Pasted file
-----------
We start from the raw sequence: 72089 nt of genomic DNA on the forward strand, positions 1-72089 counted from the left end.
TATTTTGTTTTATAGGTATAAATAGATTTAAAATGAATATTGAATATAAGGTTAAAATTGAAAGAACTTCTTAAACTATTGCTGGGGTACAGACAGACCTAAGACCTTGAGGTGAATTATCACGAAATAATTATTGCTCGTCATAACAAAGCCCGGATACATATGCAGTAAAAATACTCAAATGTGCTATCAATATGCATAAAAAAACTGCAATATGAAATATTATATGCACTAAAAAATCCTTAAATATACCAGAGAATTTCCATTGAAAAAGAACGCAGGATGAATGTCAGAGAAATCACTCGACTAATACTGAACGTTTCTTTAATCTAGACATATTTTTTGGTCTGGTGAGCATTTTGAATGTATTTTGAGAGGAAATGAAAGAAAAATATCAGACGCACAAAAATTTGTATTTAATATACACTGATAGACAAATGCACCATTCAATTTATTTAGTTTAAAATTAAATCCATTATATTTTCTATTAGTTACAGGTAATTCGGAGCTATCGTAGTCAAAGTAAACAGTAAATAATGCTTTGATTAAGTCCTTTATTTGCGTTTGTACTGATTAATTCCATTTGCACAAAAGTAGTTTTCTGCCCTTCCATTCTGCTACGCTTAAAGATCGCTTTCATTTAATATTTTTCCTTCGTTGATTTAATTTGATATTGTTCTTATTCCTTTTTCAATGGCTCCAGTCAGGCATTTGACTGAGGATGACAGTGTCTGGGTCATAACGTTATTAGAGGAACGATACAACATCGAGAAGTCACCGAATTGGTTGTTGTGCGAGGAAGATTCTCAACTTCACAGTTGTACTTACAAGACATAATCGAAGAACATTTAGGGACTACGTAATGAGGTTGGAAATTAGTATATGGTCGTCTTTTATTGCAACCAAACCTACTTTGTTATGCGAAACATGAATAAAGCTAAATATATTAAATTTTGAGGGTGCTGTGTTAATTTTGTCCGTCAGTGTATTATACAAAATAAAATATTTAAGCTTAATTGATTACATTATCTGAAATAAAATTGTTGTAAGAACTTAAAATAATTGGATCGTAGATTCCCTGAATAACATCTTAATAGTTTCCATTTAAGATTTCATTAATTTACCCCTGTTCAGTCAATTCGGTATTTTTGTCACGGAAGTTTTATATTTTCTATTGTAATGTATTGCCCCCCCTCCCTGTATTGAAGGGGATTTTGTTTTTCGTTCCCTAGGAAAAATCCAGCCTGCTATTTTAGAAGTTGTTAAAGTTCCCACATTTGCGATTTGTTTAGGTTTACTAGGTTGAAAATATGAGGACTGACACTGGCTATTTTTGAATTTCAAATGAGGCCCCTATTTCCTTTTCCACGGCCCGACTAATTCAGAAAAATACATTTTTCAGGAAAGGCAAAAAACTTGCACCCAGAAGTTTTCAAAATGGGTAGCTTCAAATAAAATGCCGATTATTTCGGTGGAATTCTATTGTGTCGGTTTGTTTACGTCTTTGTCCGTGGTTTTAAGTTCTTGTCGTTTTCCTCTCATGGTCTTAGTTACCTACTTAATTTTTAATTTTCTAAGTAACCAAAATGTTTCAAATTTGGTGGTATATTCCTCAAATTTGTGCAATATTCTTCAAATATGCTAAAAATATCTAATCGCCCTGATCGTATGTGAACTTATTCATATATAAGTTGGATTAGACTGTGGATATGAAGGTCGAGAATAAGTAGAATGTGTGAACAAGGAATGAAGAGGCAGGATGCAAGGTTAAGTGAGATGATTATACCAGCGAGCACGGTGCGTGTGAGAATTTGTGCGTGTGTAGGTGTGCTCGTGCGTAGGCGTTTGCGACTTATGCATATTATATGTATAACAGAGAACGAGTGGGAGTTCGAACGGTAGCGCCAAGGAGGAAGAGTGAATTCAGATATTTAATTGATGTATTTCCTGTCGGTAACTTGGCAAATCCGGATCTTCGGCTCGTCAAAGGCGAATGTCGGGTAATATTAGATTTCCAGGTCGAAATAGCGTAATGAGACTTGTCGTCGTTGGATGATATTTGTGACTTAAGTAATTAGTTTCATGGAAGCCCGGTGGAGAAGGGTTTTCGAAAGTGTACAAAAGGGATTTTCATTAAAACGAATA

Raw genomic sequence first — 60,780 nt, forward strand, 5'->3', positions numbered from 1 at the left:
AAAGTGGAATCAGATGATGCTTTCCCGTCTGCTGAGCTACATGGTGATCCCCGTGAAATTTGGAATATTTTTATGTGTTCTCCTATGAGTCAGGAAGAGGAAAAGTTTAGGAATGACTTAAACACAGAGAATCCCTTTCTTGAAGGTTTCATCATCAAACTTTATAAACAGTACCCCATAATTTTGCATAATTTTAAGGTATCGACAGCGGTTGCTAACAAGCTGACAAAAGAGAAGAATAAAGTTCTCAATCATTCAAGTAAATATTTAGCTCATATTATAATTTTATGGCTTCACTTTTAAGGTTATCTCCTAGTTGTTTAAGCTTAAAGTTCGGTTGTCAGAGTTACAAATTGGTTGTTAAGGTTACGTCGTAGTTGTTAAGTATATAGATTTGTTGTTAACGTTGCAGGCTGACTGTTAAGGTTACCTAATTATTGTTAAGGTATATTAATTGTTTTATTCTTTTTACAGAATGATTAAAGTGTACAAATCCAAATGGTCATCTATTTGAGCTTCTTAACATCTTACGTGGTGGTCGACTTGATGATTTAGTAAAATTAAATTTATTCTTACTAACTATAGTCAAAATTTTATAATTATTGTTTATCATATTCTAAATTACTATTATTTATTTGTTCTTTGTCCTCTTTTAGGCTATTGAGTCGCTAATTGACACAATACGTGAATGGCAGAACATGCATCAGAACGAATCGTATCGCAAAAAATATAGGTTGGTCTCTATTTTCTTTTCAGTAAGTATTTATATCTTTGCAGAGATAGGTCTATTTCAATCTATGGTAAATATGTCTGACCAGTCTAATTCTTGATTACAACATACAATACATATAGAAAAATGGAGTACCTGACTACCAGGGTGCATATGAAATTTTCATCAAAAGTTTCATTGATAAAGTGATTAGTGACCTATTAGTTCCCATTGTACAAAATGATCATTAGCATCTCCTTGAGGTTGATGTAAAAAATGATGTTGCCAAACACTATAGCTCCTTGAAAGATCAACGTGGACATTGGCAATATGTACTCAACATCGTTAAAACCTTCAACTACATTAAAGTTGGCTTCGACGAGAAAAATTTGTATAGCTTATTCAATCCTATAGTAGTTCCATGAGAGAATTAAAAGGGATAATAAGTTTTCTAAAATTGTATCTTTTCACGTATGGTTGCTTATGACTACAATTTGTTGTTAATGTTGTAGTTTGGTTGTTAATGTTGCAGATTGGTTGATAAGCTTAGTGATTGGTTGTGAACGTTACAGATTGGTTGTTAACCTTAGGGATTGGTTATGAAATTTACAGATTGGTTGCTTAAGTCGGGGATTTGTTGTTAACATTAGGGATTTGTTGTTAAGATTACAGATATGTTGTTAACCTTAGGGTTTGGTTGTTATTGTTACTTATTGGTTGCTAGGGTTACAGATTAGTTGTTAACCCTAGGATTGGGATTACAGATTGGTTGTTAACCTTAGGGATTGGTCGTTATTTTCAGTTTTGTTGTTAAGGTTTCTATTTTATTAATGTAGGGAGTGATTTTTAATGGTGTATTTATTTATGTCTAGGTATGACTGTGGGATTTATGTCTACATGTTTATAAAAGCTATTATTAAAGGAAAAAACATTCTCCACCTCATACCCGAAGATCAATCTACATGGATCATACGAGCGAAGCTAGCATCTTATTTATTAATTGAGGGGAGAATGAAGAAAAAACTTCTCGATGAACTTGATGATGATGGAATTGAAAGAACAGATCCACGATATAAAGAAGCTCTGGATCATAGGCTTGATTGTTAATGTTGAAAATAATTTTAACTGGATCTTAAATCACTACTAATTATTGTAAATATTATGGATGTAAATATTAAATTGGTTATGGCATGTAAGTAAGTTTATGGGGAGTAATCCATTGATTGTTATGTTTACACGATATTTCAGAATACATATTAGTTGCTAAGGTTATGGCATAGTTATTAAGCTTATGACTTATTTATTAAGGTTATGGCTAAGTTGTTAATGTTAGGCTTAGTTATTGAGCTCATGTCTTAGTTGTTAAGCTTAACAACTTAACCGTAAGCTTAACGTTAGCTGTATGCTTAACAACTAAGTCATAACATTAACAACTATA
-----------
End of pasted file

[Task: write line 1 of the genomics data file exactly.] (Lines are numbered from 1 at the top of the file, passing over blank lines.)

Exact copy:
We start from the raw sequence: 72089 nt of genomic DNA on the forward strand, positions 1-72089 counted from the left end.